Quotes

[first lines]
Klingon captain: [giving an order in Klingon] Tactical...
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Crazy Credits

End title: "The human adventure is just beginning." See more »

Alternate Versions

Some scenes from the theatrical version were also slightly edited for the Director's Edition. Details are:
  • Some footage of the Klingon cruiser at the film's beginning is trimmed. Specifically, when the Klingon captain is sitting in his chair, and when the Klingon captain asks for a visual.
  • In the same scene, a large amount of footage in the Epsilon 9 station is deleted, mostly of the computer relaying voice information.
  • After the transporter accident, Kirk's line "Oh, my God" is deleted.
  • Some of the briefing footage is trimmed. Notably, after Epsilon 9's destruction, Kirk now says "Viewer off" only once instead of twice.
  • Decker's reaction to Ilia's presence aboard the ship is trimmed by one second.
  • A shot of an Enterprise instrument powering down is deleted and replaced with a shortened version of a scene where Ilia and Decker exchange glances and smile.
  • Some of the wormhole explosion reaction shots have been trimmed/deleted; notably, Chekov's line "We're out of it" is removed.
  • The shot of Kirk leaving for the Bridge as the Enterprise enters the V'Ger cloud is trimmed.
  • After Chekov burns his hand, some footage is rearranged, deleted or replaced.
  • When the energy torpedo powers down, Sulu's remark "The new screens held" is removed.
  • A large amount of shots of V'Ger's interior are trimmed for pacing.
  • After Ilia's capture by V'Ger, some footage relating to the Enterprise being held by a tractor beam is trimmed/deleted.
  • When Spock arms his thruster pack, the computer's relaying of instructions on how to use it is removed.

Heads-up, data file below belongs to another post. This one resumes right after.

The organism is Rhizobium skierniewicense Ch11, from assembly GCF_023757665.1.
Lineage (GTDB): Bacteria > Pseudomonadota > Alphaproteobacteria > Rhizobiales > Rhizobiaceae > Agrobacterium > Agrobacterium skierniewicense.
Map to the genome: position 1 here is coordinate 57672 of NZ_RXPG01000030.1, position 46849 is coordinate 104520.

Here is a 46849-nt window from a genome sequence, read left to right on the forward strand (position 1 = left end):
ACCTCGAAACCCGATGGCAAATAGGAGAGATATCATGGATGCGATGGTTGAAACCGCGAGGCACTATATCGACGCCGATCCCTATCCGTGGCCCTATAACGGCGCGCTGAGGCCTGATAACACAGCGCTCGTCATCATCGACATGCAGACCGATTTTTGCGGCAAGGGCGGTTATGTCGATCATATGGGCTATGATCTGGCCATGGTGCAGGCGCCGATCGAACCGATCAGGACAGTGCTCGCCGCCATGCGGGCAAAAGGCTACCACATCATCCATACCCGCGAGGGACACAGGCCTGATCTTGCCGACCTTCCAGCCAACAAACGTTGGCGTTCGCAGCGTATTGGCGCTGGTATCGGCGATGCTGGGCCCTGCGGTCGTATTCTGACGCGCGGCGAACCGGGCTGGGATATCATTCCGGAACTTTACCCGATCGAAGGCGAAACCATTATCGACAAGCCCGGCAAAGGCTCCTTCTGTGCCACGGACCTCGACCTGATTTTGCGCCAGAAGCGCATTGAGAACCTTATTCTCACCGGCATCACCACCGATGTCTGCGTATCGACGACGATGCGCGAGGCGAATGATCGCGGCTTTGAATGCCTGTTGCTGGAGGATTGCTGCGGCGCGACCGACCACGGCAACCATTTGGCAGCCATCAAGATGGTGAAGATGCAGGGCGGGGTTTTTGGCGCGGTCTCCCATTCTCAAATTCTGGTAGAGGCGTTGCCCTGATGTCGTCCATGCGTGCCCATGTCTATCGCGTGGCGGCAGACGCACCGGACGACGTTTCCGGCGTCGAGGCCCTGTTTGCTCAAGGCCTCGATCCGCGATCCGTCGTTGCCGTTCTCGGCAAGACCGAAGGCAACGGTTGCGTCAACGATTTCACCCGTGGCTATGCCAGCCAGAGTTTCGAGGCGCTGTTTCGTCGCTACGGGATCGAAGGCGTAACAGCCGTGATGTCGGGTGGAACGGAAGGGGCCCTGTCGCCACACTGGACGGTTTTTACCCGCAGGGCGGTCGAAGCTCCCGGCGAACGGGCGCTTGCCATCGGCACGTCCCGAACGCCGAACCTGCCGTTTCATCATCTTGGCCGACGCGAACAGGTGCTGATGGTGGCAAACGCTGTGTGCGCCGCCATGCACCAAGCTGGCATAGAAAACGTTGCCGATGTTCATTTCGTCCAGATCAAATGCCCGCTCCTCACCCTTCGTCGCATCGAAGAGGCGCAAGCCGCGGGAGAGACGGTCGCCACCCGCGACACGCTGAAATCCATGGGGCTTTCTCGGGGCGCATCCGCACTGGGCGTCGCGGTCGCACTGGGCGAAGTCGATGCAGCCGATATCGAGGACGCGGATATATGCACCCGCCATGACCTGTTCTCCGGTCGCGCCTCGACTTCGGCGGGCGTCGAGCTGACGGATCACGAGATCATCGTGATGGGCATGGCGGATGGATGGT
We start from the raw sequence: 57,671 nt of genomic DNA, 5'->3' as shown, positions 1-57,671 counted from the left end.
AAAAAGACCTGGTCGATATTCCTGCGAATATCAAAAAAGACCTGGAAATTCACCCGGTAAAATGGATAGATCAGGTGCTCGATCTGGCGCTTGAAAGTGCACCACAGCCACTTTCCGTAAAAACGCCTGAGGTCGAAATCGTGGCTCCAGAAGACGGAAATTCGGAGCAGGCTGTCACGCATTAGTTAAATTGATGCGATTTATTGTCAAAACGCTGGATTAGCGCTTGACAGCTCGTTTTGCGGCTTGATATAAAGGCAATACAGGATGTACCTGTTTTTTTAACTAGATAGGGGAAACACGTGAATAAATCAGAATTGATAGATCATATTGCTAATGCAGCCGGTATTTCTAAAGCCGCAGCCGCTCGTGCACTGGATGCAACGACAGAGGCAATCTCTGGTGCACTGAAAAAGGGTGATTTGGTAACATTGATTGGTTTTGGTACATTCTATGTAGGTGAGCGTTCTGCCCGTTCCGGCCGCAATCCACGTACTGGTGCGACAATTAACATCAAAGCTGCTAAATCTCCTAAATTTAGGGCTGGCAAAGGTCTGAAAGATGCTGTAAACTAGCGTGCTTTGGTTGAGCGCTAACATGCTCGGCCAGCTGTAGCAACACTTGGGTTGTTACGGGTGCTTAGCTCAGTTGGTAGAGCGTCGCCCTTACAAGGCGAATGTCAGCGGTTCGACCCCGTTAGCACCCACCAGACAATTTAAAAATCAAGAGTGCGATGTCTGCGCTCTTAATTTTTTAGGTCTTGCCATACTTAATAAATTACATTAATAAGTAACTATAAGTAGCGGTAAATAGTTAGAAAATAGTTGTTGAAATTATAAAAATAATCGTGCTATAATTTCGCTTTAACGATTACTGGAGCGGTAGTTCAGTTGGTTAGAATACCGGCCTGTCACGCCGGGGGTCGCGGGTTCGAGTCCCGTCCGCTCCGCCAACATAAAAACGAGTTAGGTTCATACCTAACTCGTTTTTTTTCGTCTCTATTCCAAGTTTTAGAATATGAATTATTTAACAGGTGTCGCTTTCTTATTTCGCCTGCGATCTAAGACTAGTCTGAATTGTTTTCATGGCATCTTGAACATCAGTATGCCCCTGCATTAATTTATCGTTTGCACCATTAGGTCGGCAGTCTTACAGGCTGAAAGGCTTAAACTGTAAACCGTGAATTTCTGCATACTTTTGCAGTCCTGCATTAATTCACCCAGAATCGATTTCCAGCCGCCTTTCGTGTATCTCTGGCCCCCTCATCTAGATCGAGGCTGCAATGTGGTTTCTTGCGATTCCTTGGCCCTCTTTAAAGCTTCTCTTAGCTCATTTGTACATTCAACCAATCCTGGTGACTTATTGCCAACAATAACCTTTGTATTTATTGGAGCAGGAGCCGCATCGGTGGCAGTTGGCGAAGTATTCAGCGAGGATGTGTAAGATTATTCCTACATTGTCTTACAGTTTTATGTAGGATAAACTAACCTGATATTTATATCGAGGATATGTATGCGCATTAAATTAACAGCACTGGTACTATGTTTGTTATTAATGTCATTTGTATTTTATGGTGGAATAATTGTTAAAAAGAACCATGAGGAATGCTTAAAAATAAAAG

• Spock's sickbay scene is slightly trimmed.
  • When the vessel approaches Earth, some footage is trimmed/deleted. Also, some footage of Kirk reasoning with the probe is deleted.
  • A shot of the Ilia probe turning her head near V'Ger is trimmed.
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Connections

Referenced in Trek Nation (2011) See more »

Soundtracks

Theme from 'Star Trek: The television Series'
Written by Alexander Courage and Gene Roddenberry
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User Reviews

 
Who is 'VGER'?
5 March 2000 | by whitepeSee all my reviews

Star Trek: The Motion Picture is the first film in the Star Trek series, the most successful series in movie history. After all, the fact that a movie series can hold the public's interest for 21 years (and nine films) and that the whole Star Trek concept is alive and well after over 30 years says something about the genius of Gene Roddenberry, Star Trek's creator.

People seem to cricitize this film heavily. Some of the criticisms of the film that I have heard in my discussions with people include phrases such as "frightfully boring," "way too long," and "chronically lacking in action." However, if that is all you saw in the film, then you clearly missed out on the film's beauty. This film is not about guns, explosions, blood, or machismo. It is about the philosophical relationship between logic and emotion.